San Pedro

The needs of the San Pedro Riparian National Conservation Area are being assessed at an ongoing trial.

SIERRA VISTA – In the trial over the U.S. government’s claim of water rights from the San Pedro River, a number of experts in the fields of biology, hydrology and ichthyology on both sides have weighed in on the importance of sustaining the ecosystem of the San Pedro Riparian National Conservation Area (SPRNCA).

The U.S. attorneys claim the amount of water being sought is needed to support stream flows, maintain natural hydrologic processes, conserve resources, protect and enhance the SPRNCA. It includes numerous seeps, springs and ponds within the SPRNCA.

The government says it is only seeking the amount of water needed to sustain the abundance of wildlife, both plant and animal.

One big issue being discussed at trial has been depth to groundwater for vegetation and how much river flow is affected by water use of vegetation, especially the canopies of cottonwood and willow trees. The trees take their water from the baseflow in the riparian area.

U.S. Bureau of Land Management (BLM) studies determined the vegetation needs 12,735 acre feet per year to maintain proper health, as is stated in its third amendment statement of claim. That is but one area where the amount of water needed annually is being determined as part of the overall claim.

The water needs of the trees

The roots of willow and cottonwood galleries need water to be within 5 to 15 feet, respectively, to survive, stated riparian ecologist Mark Dixon, a witness for the U.S. To sustain them, he suggested it’s wise to request a claim allowing a safety margin in depth to groundwater to ensure their health.

Just how long a cottonwood could survive if the level dropped below that point has not been studied, stated Steven Carothers, SWAC aquatic and terrestrial biologist, hired by Freeport Minerals. Though the water level of the baseflow could drop far enough to compromise the trees, a surge of stormwater could bring the water levels back up high enough to restore contact with the roots.

During testimony for the U.S., former BLM SPRNCA manager Bill Childress said the shade the trees provide would reduce evaporation from the river and keep the area near the river cooler, a plus for the fish.

Water needs for the fish

Testimony showed the two remaining native species of fish are the longfin dace and the desert sucker. Of the two, the longfin dace has proven to be an adaptive species with far higher numbers than the desert sucker, according to fish counts done by J.A. Stefferud over a period of decades. The desert sucker had the highest counts in the Charleston area, where the flows remain perennial.

U.S. witness William Miller, fisheries expert and owner of Miller Ecological Consultants, said more water in the river means the native fish have a better opportunity to survive, especially during the summer months when it is dry and hot. The BLM’s proposed plan to add water from the underground aquifer during the months prior to the monsoon would help the fish.

Both sides agreed non-native fish counts done by Stefferud show no one species is gaining a foothold. Also, the non-native fish tend to populate deeper, stiller water, like the ponds created by beaver dams.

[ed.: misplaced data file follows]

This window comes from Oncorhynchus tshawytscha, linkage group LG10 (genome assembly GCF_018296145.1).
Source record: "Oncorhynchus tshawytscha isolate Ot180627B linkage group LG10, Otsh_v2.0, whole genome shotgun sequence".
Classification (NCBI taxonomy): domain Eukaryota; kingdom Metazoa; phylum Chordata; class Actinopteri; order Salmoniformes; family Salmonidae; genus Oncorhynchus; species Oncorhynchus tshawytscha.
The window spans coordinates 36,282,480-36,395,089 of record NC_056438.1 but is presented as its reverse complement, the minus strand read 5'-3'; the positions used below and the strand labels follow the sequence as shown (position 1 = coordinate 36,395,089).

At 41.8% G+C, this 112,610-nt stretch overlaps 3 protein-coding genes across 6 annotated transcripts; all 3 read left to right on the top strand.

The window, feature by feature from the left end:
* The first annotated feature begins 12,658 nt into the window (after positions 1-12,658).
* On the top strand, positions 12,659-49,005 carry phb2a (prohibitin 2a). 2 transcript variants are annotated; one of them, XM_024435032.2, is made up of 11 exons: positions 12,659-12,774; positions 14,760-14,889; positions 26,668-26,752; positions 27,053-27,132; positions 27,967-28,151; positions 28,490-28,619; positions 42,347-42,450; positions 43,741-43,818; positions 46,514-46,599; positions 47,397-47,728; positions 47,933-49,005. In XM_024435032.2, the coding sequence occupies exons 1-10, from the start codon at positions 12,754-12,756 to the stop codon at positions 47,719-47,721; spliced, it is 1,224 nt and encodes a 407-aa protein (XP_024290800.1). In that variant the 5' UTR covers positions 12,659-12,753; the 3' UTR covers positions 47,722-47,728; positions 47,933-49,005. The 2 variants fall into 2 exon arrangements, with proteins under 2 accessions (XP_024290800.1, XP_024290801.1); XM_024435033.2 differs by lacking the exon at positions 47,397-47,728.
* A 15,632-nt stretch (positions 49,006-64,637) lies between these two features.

Beavers, good or bad

Beavers and their dams were brought into the limelight as both sides, although agreeing on their importance to the ecosystem, discussed their possibly problematic ponding.

The U.S. witnesses expressed their viewpoints in favor of the beaver and their dams. The ponds create habitat for many types of plants and provide the riffling water needed by the longfin dace for reproduction, as well as deeper pools for the desert sucker. The dams can also slow the river and collect sediment.

Witnesses for the defense questioned the logic of promoting dams and ponds since the slower, deeper water provides habitat for non-native fish, which puts the natives at risk. Carothers pointed out the decline of the desert sucker began after beaver were introduced.

However, on cross-examination, Carothers agreed the desert sucker showed decline in years when the beaver were not present.

At the end of three weeks of testimony, both sides provided foundations for their arguments on the water needs of the SPRNCA.

The back and forth of testimony and rebuttal will continue on Monday, Feb. 25, in Maricopa County Superior Court.

Witnesses to come

For the U.S. government, avian ecologist Leslie Brand will provide relevant context regarding the regional importance of the SPRNCA from her experiences.

Hydrologist Dave Romero will explain the reason for the requested water rights claim and will try to show groundwater pumping has captured groundwater that would be otherwise available to the river and the riparian area.

David Goodrich, U.S. Department of Agriculture research hydrologic engineer, will discuss water issues within the San Pedro River basin.

Justin Huntington, research professor at the Desert Research Institute, will explain his conclusion that there has been no statistically significant change in the amount of vegetation since the SPRNCA’s establishment.

For the defense

Rich Burtell, Plateau Resources.

Rick Coffman, vice president of Castle & Cooke.

Chuck Potucek, Sierra Vista city manager.

Pat Call, Cochise County Supervisor.

Andrew Smallhouse, rancher.

No information provided: Matt Lindburg, Jeff Weaver, Ann Redmond, Theresa Murphy, John Bodenchuk, and Lincoln Dahl.

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